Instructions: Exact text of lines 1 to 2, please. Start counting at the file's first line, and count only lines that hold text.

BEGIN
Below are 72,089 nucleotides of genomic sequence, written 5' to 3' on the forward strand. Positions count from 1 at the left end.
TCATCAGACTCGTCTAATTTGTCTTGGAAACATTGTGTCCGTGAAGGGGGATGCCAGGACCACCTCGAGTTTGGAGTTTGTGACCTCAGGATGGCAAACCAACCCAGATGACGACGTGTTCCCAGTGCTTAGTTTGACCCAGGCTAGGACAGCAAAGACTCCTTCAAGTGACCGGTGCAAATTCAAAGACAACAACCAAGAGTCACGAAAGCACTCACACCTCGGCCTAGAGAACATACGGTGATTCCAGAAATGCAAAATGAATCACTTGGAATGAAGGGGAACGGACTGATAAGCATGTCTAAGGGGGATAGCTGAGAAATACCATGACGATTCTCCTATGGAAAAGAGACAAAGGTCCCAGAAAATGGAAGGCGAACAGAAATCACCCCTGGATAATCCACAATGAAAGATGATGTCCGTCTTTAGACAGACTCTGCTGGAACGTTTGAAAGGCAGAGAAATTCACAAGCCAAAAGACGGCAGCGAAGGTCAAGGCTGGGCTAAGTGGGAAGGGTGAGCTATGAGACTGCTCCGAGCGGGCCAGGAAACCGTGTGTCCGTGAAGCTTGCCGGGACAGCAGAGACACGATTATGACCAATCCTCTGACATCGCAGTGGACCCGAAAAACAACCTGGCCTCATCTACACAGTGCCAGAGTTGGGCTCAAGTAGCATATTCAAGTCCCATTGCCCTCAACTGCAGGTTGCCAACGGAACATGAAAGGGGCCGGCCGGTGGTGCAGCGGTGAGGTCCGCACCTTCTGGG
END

Below are 72,089 nucleotides of genomic sequence, written 5' to 3' on the forward strand. Positions count from 1 at the left end.
TCATCAGACTCGTCTAATTTGTCTTGGAAACATTGTGTCCGTGAAGGGGGATGCCAGGACCACCTCGAGTTTGGAGTTTGTGACCTCAGGATGGCAAACCAACCCAGATGACGACGTGTTCCCAGTGCTTAGTTTGACCCAGGCTAGGACAGCAAAGACTCCTTCAAGTGACCGGTGCAAATTCAAAGACAACAACCAAGAGTCACGAAAGCACTCACACCTCGGCCTAGAGAACATACGGTGATTCCAGAAATGCAAAATGAATCACTTGGAATGAAGGGGAACGGACTGATAAGCATGTCTAAGGGGGATAGCTGAGAAATACCATGACGATTCTCCTATGGAAAAGAGACAAAGGTCCCAGAAAATGGAAGGCGAACAGAAATCACCCCTGGATAATCCACAATGAAAGATGATGTCCGTCTTTAGACAGACTCTGCTGGAACGTTTGAAAGGCAGAGAAATTCACAAGCCAAAAGACGGCAGCGAAGGTCAAGGCTGGGCTAAGTGGGAAGGGTGAGCTATGAGACTGCTCCGAGCGGGCCAGGAAACCGTGTGTCCGTGAAGCTTGCCGGGACAGCAGAGACACGATTATGACCAATCCTCTGACATCGCAGTGGACCCGAAAAACAACCTGGCCTCATCTACACAGTGCCAGAGTTGGGCTCAAGTAGCATATTCAAGTCCCATTGCCCTCAACTGCAGGTTGCCAACGGAACATGAAAGGGGCCGGCCGGTGGTGCAGCGGTGAGGTCCGCACCTTCTGGG